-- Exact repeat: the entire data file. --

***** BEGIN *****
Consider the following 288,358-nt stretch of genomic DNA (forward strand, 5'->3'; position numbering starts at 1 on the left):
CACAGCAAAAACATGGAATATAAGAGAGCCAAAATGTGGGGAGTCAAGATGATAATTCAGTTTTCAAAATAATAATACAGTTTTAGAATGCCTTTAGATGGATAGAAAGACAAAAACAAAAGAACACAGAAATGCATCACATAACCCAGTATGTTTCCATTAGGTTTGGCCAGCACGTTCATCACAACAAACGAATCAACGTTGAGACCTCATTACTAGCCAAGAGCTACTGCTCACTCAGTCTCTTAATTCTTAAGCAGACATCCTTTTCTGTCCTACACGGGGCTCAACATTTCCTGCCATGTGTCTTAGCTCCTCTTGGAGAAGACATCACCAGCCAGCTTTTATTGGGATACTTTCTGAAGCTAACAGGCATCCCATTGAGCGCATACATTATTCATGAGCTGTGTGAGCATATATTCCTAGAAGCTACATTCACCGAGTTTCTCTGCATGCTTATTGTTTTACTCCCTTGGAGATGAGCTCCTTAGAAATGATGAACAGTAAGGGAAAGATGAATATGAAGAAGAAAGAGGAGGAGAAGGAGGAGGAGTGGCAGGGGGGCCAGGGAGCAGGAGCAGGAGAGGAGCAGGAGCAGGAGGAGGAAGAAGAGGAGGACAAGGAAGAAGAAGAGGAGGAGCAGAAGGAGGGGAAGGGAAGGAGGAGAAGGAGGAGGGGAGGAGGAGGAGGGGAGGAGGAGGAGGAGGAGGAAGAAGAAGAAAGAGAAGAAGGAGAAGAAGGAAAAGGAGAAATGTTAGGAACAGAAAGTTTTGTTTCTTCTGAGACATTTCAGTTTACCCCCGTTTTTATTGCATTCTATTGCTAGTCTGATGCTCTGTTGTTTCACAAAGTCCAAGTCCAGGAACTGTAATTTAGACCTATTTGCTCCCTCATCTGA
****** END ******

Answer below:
Consider the following 288,358-nt stretch of genomic DNA (forward strand, 5'->3'; position numbering starts at 1 on the left):
CACAGCAAAAACATGGAATATAAGAGAGCCAAAATGTGGGGAGTCAAGATGATAATTCAGTTTTCAAAATAATAATACAGTTTTAGAATGCCTTTAGATGGATAGAAAGACAAAAACAAAAGAACACAGAAATGCATCACATAACCCAGTATGTTTCCATTAGGTTTGGCCAGCACGTTCATCACAACAAACGAATCAACGTTGAGACCTCATTACTAGCCAAGAGCTACTGCTCACTCAGTCTCTTAATTCTTAAGCAGACATCCTTTTCTGTCCTACACGGGGCTCAACATTTCCTGCCATGTGTCTTAGCTCCTCTTGGAGAAGACATCACCAGCCAGCTTTTATTGGGATACTTTCTGAAGCTAACAGGCATCCCATTGAGCGCATACATTATTCATGAGCTGTGTGAGCATATATTCCTAGAAGCTACATTCACCGAGTTTCTCTGCATGCTTATTGTTTTACTCCCTTGGAGATGAGCTCCTTAGAAATGATGAACAGTAAGGGAAAGATGAATATGAAGAAGAAAGAGGAGGAGAAGGAGGAGGAGTGGCAGGGGGGCCAGGGAGCAGGAGCAGGAGAGGAGCAGGAGCAGGAGGAGGAAGAAGAGGAGGACAAGGAAGAAGAAGAGGAGGAGCAGAAGGAGGGGAAGGGAAGGAGGAGAAGGAGGAGGGGAGGAGGAGGAGGGGAGGAGGAGGAGGAGGAGGAAGAAGAAGAAAGAGAAGAAGGAGAAGAAGGAAAAGGAGAAATGTTAGGAACAGAAAGTTTTGTTTCTTCTGAGACATTTCAGTTTACCCCCGTTTTTATTGCATTCTATTGCTAGTCTGATGCTCTGTTGTTTCACAAAGTCCAAGTCCAGGAACTGTAATTTAGACCTATTTGCTCCCTCATCTGA